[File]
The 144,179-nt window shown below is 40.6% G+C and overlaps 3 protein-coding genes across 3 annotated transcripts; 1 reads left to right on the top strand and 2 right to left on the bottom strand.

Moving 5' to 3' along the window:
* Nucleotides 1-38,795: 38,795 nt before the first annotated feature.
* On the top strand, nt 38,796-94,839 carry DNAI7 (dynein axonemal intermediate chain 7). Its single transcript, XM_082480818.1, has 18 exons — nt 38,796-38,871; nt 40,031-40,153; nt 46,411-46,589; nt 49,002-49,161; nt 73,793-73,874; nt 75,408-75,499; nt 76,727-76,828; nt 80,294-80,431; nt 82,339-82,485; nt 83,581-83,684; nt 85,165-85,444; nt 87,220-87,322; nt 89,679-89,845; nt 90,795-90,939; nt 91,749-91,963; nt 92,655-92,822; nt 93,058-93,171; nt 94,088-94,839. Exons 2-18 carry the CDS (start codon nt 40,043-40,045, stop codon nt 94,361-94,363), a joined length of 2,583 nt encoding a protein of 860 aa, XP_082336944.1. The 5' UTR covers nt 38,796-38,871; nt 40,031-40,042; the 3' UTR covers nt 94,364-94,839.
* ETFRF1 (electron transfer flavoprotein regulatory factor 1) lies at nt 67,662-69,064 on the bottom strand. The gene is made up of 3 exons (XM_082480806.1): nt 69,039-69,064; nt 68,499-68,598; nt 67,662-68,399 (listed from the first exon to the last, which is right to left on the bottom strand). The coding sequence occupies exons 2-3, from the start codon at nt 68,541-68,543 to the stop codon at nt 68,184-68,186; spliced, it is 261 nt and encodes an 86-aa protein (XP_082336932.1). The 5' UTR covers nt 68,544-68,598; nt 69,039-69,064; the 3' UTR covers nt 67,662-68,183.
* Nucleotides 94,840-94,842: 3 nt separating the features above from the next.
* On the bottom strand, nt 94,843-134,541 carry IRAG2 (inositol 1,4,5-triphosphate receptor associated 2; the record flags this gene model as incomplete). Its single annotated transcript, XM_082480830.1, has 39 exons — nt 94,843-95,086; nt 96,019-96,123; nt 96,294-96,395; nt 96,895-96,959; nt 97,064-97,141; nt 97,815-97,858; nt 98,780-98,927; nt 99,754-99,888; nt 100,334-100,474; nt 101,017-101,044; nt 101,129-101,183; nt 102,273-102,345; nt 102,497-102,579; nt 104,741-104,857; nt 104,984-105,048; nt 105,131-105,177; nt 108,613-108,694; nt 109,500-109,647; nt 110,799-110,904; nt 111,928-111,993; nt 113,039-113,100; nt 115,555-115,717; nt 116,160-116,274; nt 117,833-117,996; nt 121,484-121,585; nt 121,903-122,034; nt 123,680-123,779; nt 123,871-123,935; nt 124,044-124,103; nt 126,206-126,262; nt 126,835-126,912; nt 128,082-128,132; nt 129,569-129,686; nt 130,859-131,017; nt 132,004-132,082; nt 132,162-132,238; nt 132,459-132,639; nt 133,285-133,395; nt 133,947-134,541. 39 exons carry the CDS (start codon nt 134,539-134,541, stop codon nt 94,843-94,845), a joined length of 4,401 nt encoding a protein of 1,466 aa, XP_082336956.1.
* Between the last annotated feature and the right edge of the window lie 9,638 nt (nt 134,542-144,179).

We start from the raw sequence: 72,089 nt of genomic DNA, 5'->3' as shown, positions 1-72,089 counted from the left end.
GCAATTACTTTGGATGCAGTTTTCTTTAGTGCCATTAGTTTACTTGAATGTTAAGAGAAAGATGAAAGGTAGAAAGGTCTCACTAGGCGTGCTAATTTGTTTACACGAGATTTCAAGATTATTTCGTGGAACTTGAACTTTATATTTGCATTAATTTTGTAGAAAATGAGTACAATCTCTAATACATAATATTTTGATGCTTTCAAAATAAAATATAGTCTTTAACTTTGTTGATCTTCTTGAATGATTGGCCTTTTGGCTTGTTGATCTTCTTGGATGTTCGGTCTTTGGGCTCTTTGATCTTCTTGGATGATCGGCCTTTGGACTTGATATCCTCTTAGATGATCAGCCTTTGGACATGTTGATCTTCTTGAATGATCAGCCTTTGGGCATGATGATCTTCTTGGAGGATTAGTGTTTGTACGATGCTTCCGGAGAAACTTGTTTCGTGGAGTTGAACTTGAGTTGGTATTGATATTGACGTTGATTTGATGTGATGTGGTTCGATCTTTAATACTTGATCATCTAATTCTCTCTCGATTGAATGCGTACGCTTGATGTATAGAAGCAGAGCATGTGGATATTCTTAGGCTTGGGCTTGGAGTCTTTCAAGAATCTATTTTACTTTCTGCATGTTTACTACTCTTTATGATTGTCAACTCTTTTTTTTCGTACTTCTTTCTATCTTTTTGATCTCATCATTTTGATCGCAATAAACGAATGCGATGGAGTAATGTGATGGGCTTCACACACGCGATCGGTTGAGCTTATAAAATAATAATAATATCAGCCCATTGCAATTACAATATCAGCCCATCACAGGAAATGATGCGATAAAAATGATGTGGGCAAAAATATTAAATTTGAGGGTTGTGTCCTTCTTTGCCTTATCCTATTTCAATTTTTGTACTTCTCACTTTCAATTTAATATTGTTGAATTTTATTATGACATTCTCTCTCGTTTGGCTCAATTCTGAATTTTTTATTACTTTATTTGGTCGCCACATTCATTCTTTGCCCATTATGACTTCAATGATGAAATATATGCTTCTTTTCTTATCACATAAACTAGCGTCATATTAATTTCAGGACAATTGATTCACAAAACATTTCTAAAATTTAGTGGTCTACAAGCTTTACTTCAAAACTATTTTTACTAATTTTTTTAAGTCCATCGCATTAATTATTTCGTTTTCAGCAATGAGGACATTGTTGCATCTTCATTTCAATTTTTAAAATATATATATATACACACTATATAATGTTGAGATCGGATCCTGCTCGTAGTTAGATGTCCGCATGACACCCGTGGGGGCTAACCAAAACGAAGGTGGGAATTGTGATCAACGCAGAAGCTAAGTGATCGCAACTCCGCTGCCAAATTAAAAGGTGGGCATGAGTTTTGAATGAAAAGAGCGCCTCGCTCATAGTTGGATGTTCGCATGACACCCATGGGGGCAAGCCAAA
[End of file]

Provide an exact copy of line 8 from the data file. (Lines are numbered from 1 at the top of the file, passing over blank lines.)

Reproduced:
* Between the last annotated feature and the right edge of the window lie 9,638 nt (nt 134,542-144,179).